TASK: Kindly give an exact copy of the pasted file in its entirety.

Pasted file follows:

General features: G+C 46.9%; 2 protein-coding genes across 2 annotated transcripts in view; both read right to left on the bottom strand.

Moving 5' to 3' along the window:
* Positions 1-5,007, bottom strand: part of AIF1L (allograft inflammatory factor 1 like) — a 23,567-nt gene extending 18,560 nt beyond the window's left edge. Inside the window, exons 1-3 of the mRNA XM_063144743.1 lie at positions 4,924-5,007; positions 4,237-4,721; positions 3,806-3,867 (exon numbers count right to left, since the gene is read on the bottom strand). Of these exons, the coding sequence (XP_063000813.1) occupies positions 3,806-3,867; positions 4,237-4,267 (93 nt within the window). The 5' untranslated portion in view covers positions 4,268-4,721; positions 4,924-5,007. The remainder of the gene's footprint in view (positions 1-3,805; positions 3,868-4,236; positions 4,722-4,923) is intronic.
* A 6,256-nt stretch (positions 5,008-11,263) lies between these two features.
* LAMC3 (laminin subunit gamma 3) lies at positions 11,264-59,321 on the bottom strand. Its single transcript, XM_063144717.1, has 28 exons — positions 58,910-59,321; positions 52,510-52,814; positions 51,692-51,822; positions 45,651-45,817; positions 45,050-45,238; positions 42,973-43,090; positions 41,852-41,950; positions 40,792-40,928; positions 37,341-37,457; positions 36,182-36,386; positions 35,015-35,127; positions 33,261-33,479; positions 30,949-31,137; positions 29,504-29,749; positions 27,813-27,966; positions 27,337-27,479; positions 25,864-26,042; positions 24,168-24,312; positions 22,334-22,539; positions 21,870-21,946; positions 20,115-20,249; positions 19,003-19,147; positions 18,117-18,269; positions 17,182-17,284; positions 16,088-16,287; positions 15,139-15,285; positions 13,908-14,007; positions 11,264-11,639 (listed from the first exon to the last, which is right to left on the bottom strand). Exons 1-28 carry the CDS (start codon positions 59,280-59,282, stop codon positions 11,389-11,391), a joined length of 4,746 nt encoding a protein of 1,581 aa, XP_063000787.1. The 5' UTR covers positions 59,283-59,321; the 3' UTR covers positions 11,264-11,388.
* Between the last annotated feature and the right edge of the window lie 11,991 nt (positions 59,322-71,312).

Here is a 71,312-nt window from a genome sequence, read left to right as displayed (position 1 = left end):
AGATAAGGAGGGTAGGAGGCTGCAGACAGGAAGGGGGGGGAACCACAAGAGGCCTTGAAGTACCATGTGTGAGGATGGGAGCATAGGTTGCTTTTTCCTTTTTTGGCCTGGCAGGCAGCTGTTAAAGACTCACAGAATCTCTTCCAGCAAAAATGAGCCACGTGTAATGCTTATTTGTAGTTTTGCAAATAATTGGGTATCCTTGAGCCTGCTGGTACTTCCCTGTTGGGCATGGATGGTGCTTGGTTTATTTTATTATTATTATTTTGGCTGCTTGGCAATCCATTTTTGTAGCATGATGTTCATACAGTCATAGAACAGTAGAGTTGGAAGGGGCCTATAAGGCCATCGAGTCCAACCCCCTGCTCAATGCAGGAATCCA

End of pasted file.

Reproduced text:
General features: G+C 46.9%; 2 protein-coding genes across 2 annotated transcripts in view; both read right to left on the bottom strand.

Moving 5' to 3' along the window:
* Positions 1-5,007, bottom strand: part of AIF1L (allograft inflammatory factor 1 like) — a 23,567-nt gene extending 18,560 nt beyond the window's left edge. Inside the window, exons 1-3 of the mRNA XM_063144743.1 lie at positions 4,924-5,007; positions 4,237-4,721; positions 3,806-3,867 (exon numbers count right to left, since the gene is read on the bottom strand). Of these exons, the coding sequence (XP_063000813.1) occupies positions 3,806-3,867; positions 4,237-4,267 (93 nt within the window). The 5' untranslated portion in view covers positions 4,268-4,721; positions 4,924-5,007. The remainder of the gene's footprint in view (positions 1-3,805; positions 3,868-4,236; positions 4,722-4,923) is intronic.
* A 6,256-nt stretch (positions 5,008-11,263) lies between these two features.
* LAMC3 (laminin subunit gamma 3) lies at positions 11,264-59,321 on the bottom strand. Its single transcript, XM_063144717.1, has 28 exons — positions 58,910-59,321; positions 52,510-52,814; positions 51,692-51,822; positions 45,651-45,817; positions 45,050-45,238; positions 42,973-43,090; positions 41,852-41,950; positions 40,792-40,928; positions 37,341-37,457; positions 36,182-36,386; positions 35,015-35,127; positions 33,261-33,479; positions 30,949-31,137; positions 29,504-29,749; positions 27,813-27,966; positions 27,337-27,479; positions 25,864-26,042; positions 24,168-24,312; positions 22,334-22,539; positions 21,870-21,946; positions 20,115-20,249; positions 19,003-19,147; positions 18,117-18,269; positions 17,182-17,284; positions 16,088-16,287; positions 15,139-15,285; positions 13,908-14,007; positions 11,264-11,639 (listed from the first exon to the last, which is right to left on the bottom strand). Exons 1-28 carry the CDS (start codon positions 59,280-59,282, stop codon positions 11,389-11,391), a joined length of 4,746 nt encoding a protein of 1,581 aa, XP_063000787.1. The 5' UTR covers positions 59,283-59,321; the 3' UTR covers positions 11,264-11,388.
* Between the last annotated feature and the right edge of the window lie 11,991 nt (positions 59,322-71,312).

Here is a 71,312-nt window from a genome sequence, read left to right as displayed (position 1 = left end):
AGATAAGGAGGGTAGGAGGCTGCAGACAGGAAGGGGGGGGAACCACAAGAGGCCTTGAAGTACCATGTGTGAGGATGGGAGCATAGGTTGCTTTTTCCTTTTTTGGCCTGGCAGGCAGCTGTTAAAGACTCACAGAATCTCTTCCAGCAAAAATGAGCCACGTGTAATGCTTATTTGTAGTTTTGCAAATAATTGGGTATCCTTGAGCCTGCTGGTACTTCCCTGTTGGGCATGGATGGTGCTTGGTTTATTTTATTATTATTATTTTGGCTGCTTGGCAATCCATTTTTGTAGCATGATGTTCATACAGTCATAGAACAGTAGAGTTGGAAGGGGCCTATAAGGCCATCGAGTCCAACCCCCTGCTCAATGCAGGAATCCA